Yesterday afternoon at about the same time I came across two very different posts on sex:
On one side, Siggy’s Romantic Illusions And The Higher Self, where he explains,
With real intimacy comes a real oneness and singularity that transcends the biological imperative. With that real intimacy that transcends the biological drives, we find our higher selves. We find ways to communicate in ways outside the physical expression. We come to understand that the most powerful expressions of intimacy are outside the physical realm.
For many people, that kind of intimacy, outside the physical and biological boundaries are the real sexual attractants. Some people find their sexual attractions on a ‘soullular’ plane. They experience the same physical sensations and the same attractions as everyone else. For them however, the genesis of those feelings are found in the higher self and in the higher self of the other. They yearn for sexual expression, but they yearn for that in conjunction with an intimacy that is found outside the purely physical intimacies. They want a spiritual component to their union and will be satisfied with nothing less.
Siggy is talking about a higher self, real intimacy, a more perfect union.
On the other side and a generation younger, the winning essay of the Modern Love: The College Essay Contest, titled Want to Be My Boyfriend? Please Define, a thoroughly depressing account of the hook-up scene among college students.
The young woman who wrote it, Marguerite Fields, states,
I think what I have been seeking in some form from all of these men is permanence.
Sometimes I don’t like them, or am scared of them, and a lot of times I’m just bored by them. But my fear or dislike or boredom never seems to diminish my underlying desire for a guy to stay, or at least to say he is going to stay, for a very long time.
She is not alone: the contest brought about hundreds of entries from college students on “their ambivalence about the no-strings-attached sexual opportunism of the hookup culture.”
A young woman in college, having sexual encounters with dozens of men who are little more than strangers to her, yearns for a guy to at least say he is going to stay.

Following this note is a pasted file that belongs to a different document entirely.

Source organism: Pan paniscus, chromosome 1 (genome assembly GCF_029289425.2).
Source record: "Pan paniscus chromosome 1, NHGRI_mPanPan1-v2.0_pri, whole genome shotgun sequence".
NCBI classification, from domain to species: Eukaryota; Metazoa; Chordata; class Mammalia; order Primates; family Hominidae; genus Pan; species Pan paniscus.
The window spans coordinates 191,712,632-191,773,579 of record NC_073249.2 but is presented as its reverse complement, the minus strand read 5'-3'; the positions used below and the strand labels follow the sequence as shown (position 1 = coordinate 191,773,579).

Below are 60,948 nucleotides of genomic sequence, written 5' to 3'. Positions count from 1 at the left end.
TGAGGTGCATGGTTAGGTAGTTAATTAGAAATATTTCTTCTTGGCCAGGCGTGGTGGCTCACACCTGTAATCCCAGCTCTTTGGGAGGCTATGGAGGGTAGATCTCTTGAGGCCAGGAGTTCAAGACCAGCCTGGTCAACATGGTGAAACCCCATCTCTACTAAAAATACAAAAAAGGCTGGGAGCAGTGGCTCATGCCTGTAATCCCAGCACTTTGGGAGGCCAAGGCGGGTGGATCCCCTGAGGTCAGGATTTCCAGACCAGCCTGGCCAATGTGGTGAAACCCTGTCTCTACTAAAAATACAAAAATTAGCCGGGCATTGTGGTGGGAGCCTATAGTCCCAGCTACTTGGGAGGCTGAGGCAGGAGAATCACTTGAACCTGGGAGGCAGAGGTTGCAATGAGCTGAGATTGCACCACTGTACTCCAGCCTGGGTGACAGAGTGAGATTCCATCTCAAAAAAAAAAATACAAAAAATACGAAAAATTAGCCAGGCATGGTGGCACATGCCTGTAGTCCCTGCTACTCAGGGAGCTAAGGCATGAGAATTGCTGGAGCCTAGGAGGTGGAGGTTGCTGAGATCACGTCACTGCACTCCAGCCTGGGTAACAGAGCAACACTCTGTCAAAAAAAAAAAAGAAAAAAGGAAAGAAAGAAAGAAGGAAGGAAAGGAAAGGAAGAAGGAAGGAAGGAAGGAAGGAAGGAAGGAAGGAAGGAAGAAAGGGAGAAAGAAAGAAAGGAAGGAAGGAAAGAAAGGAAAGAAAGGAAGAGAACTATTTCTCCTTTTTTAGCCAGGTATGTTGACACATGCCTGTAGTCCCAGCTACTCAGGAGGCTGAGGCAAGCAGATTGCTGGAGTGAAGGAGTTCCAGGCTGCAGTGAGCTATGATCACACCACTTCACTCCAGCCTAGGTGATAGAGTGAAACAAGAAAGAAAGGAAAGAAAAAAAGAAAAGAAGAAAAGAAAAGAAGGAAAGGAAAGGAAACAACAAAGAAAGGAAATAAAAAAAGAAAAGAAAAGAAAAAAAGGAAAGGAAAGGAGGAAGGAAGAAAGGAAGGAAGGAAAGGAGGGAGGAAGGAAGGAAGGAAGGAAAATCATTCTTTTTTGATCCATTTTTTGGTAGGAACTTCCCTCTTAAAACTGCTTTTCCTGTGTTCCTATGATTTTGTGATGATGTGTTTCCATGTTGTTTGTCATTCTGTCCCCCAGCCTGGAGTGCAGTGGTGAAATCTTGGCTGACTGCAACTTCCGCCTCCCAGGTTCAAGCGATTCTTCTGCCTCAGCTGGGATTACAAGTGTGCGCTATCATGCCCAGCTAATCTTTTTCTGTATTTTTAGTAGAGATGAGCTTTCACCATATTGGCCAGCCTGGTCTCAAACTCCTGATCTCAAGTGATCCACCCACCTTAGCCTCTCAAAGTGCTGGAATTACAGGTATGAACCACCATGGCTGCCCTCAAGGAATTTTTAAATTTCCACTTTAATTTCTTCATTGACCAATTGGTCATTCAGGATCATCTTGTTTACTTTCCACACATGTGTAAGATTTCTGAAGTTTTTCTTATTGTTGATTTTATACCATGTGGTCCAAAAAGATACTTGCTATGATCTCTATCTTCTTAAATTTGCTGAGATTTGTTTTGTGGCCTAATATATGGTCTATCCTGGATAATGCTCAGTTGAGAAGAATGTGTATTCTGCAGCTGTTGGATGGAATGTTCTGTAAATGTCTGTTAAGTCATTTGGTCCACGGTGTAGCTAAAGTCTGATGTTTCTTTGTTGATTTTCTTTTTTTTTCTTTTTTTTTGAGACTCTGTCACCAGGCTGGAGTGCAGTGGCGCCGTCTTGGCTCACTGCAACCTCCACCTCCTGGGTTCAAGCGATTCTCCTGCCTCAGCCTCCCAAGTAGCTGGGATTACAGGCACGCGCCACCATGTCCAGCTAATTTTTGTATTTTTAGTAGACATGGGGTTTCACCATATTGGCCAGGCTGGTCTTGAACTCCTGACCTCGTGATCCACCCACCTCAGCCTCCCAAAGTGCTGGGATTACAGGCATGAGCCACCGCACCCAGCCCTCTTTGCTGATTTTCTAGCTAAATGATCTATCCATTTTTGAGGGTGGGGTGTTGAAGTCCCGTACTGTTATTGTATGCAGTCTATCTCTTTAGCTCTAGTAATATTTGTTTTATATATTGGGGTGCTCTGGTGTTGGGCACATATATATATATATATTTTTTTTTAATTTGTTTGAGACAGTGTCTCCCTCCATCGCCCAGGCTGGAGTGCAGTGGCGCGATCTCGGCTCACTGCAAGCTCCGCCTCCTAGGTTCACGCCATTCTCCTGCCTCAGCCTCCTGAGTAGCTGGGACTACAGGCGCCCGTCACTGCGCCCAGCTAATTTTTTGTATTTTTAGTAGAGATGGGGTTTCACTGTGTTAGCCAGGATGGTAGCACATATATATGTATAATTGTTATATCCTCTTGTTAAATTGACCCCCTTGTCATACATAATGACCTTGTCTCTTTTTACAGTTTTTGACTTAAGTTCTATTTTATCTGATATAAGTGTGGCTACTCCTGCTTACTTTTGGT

I find that extremely depressing: She wants not love,
(and forget about a spiritual component to a union – that hasn’t even crossed anyone’s mind).
Porretto: Sex: The Sequel
Intercourse doesn’t really make two bodies into one; except in pathological cases, the two separate soon afterward. But the interpenetration of bodies cannot be divorced from the equally urgent desire for an interpenetration of minds and souls. When we cheapen sex down to a mere satisfaction of physical desire, or worse, a slaking of need, we undermine the foundation for love. If deprived of love for long enough, we lose the capacity to love ourselves.
The “hookup culture” strains to deny these truths. But like a few others known better to our forebears than to us of 2008, they are self-evident — and self-demonstrating. There isn’t a voluptuary in the world who can escape the consequences.
The Anchoress: Progressively lonely and longing
Truly, it is an idea almost as old as civilization – monogamy, family, the unit, which blends two families and then extends out. Given the determined effort of the know-it-all boomers to “deconstruct” all of the worthless and bourgeois establishment norms that went before them – marriage and family were emphatically “out” and “repressive” – it is not surprising to see a generation unable to process the idea of commitment to anything other than “whatever there is today.”
Go read every word of both posts.
Obie’s Sister takes a look at The Hook-Up Generation
UPDATE, Monday May 12
“Casual, careless, lighthearted and fun.”